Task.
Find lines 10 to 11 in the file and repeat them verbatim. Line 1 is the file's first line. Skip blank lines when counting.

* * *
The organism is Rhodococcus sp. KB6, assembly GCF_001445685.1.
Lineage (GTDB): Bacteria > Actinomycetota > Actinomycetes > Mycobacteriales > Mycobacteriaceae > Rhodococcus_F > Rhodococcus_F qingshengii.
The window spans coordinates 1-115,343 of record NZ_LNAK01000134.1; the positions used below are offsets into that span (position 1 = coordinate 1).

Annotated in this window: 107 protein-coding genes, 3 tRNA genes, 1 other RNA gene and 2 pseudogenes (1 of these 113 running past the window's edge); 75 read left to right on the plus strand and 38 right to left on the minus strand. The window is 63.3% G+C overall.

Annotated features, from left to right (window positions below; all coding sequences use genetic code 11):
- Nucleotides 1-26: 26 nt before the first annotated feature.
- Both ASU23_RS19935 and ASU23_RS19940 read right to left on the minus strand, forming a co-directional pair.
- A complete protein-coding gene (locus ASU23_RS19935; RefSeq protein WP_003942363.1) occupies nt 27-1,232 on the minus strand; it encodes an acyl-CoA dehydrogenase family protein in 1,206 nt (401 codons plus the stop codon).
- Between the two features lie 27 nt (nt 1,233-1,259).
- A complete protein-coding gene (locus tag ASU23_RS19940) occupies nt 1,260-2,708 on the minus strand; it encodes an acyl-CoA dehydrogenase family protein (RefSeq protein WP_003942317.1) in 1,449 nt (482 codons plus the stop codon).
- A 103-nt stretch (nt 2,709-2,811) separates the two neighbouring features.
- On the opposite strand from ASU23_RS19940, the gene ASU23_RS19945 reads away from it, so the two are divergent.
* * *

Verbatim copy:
- A complete protein-coding gene (locus tag ASU23_RS19940) occupies nt 1,260-2,708 on the minus strand; it encodes an acyl-CoA dehydrogenase family protein (RefSeq protein WP_003942317.1) in 1,449 nt (482 codons plus the stop codon).
- A 103-nt stretch (nt 2,709-2,811) separates the two neighbouring features.